A little background first. I thru-hiked the Appalachina Trail in 1995 (georgia to maine 2160 miles not including off trail miles into towns for resupply and r&r). I spent approximately 6 months on the trail living out of my backpack. Water filter use was a several times daily affair. I saw and used darned near every water filter that was out there not just on the trail, but in my hiking experience before and since. my observations.opinions. The Katadyn filters are the best engineered water filters going. With normal care and maintenance they should last pretty much forever. However, the old style Katadyn Pocket Filter weighed a TON and was difficult to use. It pumped slowly, requiring great pressure and you felt like you needed three hands or a VERY stable working environment to get efficient results. The Katadyn minifilter is well made but too slow for practical use. No Katadyn product is a purifier, but their excellence as microfilters is prety much unmatched. Katadyn makes excellent drip filters for basecamp and disaster management use. A buddy has one and loves it. MSR products are exceptionally field maintainable and their ceramic filter elements last darned near forever. The plastic hinge is a potential weak point in extreme cold or heat, but, you ain't gonna use a filter in extreme cold (they freeze up solid in about no time flat) and in extreme heat you just need to pump a little slower to reduce the strain on the hinge. The one CON I have on the MSR units is that they all pump slowly. FOr group use or use in compromised water areas, the full sized waterworks is the better option over the miniworks. For solo hiking, hunting, etc. in the US, the miniworks is a good choice. First Need filters are trouble prone. WHile technically in laboratory conditions, the First Need turns in excellent filtration performance (bordering on purification) in the field they clog FAST and are difficult to clean. Repair is often impossible. I HATE THEM. The PUR fil;ters are well designed and reasonably light weight, they pump faster than ANY other filters in thier respective classes. The old style Explorer was the group champ. THat thing could pump out a liter of water in darned near 30 seconds. Routine cleaning was super simple. It is bulkier and heavier than I like though and the iodine aftertaste, while mild, can take some getting used to. I don't know if there is a non-iodine filter element on the market for this unit at this time. The iodine matrix filter design showed some shortcomings in that the carbon post filters would strip out the iodine before it had a chance to kill viruses. While the filter was still plenty effective, PUR withdrew the element from the market to avoid liability problems should someone use the element in a virus infected water source and become sick. I still use the iodine filters units in my Explorer and Scout filter/purifiers. Continued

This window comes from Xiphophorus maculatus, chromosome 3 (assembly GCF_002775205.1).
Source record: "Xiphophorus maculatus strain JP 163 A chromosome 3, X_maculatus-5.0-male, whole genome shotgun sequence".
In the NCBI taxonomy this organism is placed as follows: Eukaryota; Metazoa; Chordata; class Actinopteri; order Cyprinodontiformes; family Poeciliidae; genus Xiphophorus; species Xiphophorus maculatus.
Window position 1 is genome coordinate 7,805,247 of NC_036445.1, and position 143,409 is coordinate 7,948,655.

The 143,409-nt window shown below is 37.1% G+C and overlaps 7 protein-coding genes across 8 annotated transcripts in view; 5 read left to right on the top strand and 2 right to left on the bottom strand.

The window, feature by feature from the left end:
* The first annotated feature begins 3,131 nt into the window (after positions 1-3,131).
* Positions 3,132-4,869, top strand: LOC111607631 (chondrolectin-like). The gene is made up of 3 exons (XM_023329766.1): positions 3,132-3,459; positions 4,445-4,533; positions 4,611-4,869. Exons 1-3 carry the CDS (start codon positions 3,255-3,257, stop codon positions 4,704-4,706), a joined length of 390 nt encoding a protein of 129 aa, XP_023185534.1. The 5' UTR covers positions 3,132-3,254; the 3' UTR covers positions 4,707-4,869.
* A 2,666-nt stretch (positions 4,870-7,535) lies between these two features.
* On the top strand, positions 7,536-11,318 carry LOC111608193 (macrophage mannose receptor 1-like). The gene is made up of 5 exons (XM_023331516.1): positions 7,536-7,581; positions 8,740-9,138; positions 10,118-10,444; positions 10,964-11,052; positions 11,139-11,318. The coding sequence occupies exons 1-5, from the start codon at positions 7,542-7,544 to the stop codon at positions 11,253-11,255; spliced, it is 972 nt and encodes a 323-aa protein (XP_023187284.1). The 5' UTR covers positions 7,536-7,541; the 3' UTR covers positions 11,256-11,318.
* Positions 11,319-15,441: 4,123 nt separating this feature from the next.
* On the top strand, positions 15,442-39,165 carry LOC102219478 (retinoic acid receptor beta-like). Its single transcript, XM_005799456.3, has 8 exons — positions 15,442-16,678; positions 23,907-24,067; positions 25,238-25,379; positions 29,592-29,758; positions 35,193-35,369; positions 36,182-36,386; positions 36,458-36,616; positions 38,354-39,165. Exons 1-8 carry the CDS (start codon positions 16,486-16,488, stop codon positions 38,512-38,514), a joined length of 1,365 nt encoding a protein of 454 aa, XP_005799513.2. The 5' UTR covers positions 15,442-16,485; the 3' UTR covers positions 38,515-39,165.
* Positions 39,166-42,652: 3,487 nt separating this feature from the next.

Link Posted: 5/8/2002 8:24:33 AM EST
The Scout is the iodine version of the current Guide model. It's a great filter. Slightly bulkier than some, but it has a great pump rate in either version. I have a bottle adaptor (screws onto nalgene bottles and dromedary bags just like the MSR's . This gives me only 1 hose to manage and that's important (more on that later.) The Scout is my primary filter. The Hiker model from PUR is a beautifully compact, clog resistant microfilter that introduced PUR's current filter core design. THe thing pumps pretty fast and is very small and light. It uses two hoses and there are no screw on bottle adaptors for it. Pur offers a stop top system that fits most bottle types. One interesting feature for the Hiker is the ability to set it up on a syphon mode. You hang your source water bag high, hang the Hiker filter slightly below that and run the hose to the clean water container below. pump once or twice to get the water flowing and then allow gravity to do the rest. It's slower than pumping, but it still works and allows you to do other things. The Sweetwater Guardian is a POS in my experience. I used one for approximately 1000 miles. I used their inline prefilter, I doubled the foam pre-filter media in their intake filter and eventually wrapped the intake with a coffee filter for additional pre-filtering. I still spent a lot of time cleaning clogs and replaced my filter elements WAAAY too often. Eventually the pressure relief valve got clogged open creating a dangerous condition. Contrary to company literature the water released by the pressure relief valve is dirty water. It can't be anything but since the only place pressure can build up in the filter is IN FRONT of the filter membranes, and that water is dirty. The only way to relieve that pressure is by venting water from the pressure vessel. Venting dirty water which sprays all over everything. The cleaning process on the sweetwater is also a dirty process strongly increasing chances of cross contamination. While I still own a Sweetwater for last ditch use, I hate the thing. Most of the really cheap filters work under restricted conditions, but I wouldn't trust them for long term use thanks to cheap construction or low production of water. Continued
Link Posted: 5/8/2002 8:28:00 AM EST